ARLINGTON: The Pentagon is reaching a fevered pitch of preparation for the 2019 budget, with key decisions coming in “weeks,” said the acting secretary of the Army.
“There’s so much going in the department, it’s almost breathtaking,” Ryan McCarthy told reporters after an Association of the US Army breakfast. But the Army’s under extra pressure because it wants to make changes to spending plans — formally known as Resource Management Decisions (RMD) — that must be approved by the Office of the Secretary of Defense.
“It was a deal I made with the DepSecDef (Patrick Shanahan) in August: I’m going to come back and RMD myself because I need the time to do the analysis,” McCarthy said. So when is he going back? “Thanksgiving, first week of Christmas, because I’ve got to go back before it goes across the river to OMB (the White House’s Office of Management and Budget) and they go to the pass-back phase.”
Meanwhile, McCarthy is pushing a sweeping reform of the Army’s troubled acquisition system. While internally driven, the change needs buy-in from both the Office of the Secretary of Defense and Congress – and soon. A new Modernization Command, which would radically alter how the Army buys equipment, is supposed to be in place by summer 2018. A task force led by Maj. Gen. Ed Cardon is expected to report back with recommendations on the new organization by February.
The OSD and Congressional response so far is, “warm with a healthy dose of skepticism,” McCarthy told the audience at AUSA. “They recognize we have to do something.”
“I have worn out a layer of leather on the bottom of my shoes going back and forth to Congress,” McCarthy continued. “They’re going to be watching very closely the recommendation Gen. Cardon comes back with, because they think we’re coming up very close to the need for legislation.”
“It may come to that,” he said. “We believe…we can do most of this within our existing authorities.”
One central reform is already in progress: the stand-up of eight Cross-Functional Teams, serving the Army’s top modernization priorities. The CFT leaders – seven one-star generals and one senior civilian – have all been named. For now, all eight individuals remain “dual-hatted,” holding both the CFT role and their current, demanding jobs, but that’s just a way of “bridging” to a more permanent set-up by the summer, McCarthy said.
What’s more, as of yesterday, all eight CFT leaders get their official fitness reports from one person – the Vice-Chief of the Staff of the Army, Gen. James McConville – and not from their old bosses.
“I signed the memorandum last night,” McCarthy said. “Those officers are now senior-rated by the vice-chief of staff.”
It’s a well-known phenomenon in the Army, noted AUSA president Carter Ham, that while Army officers may have many masters, they’re most responsive to whoever writes up their fitness for promotion.
“That was the idea,” McCarthy said to laughter.
Reorganizing Army acquisition is just one of many projects for McCarthy. Now serving in his third presidential administration, he told reporters at AUSA that he’s never seen the Pentagon so busy.
“I’m in the midst of a national defense strategy build, a budget review with the secretary of defense…. There’s a ballistic missile defense review, a nuclear posture (review),” he said. Then, internal to the Army, there’s a science & technology review, a readiness review, and a Strategic Portfolio Analysis Review (SPAR) of all 820 Army equipment programs. Those reviews are reaching for input from across the Army, from the service’s Pentagon staff to its research laboratories to the new Cross-Functional Teams.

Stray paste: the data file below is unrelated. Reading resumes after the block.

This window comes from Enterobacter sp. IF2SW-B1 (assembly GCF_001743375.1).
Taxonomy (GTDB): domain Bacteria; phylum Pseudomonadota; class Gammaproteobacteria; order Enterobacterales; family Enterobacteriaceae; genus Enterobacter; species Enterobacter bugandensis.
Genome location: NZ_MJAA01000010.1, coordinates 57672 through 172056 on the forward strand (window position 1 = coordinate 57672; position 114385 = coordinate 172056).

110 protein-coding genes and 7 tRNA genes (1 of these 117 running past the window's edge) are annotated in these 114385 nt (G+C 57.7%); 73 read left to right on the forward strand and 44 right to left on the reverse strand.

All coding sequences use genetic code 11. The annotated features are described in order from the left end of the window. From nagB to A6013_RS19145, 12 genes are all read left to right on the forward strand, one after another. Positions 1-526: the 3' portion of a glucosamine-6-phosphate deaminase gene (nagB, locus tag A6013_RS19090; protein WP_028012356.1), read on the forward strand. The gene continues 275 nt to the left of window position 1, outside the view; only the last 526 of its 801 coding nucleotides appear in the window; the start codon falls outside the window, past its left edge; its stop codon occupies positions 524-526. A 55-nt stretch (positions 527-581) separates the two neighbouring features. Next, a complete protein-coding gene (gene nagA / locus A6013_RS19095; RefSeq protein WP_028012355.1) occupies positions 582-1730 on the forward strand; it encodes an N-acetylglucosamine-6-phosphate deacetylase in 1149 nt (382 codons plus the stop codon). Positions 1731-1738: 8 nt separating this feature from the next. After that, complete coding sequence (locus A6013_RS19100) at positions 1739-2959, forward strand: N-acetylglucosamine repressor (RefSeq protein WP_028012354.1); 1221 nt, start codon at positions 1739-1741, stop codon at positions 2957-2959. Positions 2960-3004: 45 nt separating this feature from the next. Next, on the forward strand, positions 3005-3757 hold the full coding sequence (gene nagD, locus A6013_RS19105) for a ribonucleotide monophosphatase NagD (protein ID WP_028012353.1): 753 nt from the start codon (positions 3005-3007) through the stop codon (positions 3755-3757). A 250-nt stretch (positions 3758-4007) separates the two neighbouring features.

What’s the most crucial review? “If you really neck it down,” McCarthy said, “I need to weigh in on the national defense strategy, because that helps dictate what they need from the Army….Once you know, then I can tell you precisely how much money I need.”
Of the reviews internal to the Army, the SPAR is the most fraught, since it judges whether every program should be killed, cut or accelerated. It’s being led by the service’s chief resource manager, Lt. Gen. John Murray (head of G-8). What makes this year’s review different from 2016’s, Murray has said, is that it will systematically look at existing Army weapons systems and ask: Can we keep upgrading what we have, incrementally, a little at a time, or do we need to take the plunge and pay for something new?
That’s a particularly acute dilemma for armored vehicles. A Next Generation Combat Vehicle (NGCV) to replace the M1 Abrams tank, M2 Bradley troop carrier, or both is the Army’s No. 2 modernization priority – second only to new long-range missiles to counter Russian rocket artillery. But a new machine will take years to develop, while the M1s and M2s still have to be able to fight tonight in Eastern Europe, where they’re in some key ways outmatched.
“Near-peer competitors (e.g. Russia) have made great advances in their armored formations,” McCarthy said. “That’ll be probably one of the biggest decisions I’m involved with in my tenure.”
Sometime in the next few years – possibly as early as the 2019 budget request now in the works – the Army must make a “seminal” decision on its tanks, McCarthy said: “Do you continue making (upgrades) on the existing platform or do you for the next-generation capability?”
“Do I have a preference?” McCarthy said. “I don’t know. I have the experts coming in and laying out the options…..I don’t know if it’s a ’19 (budget) decision. I’ll know a lot more this afternoon.”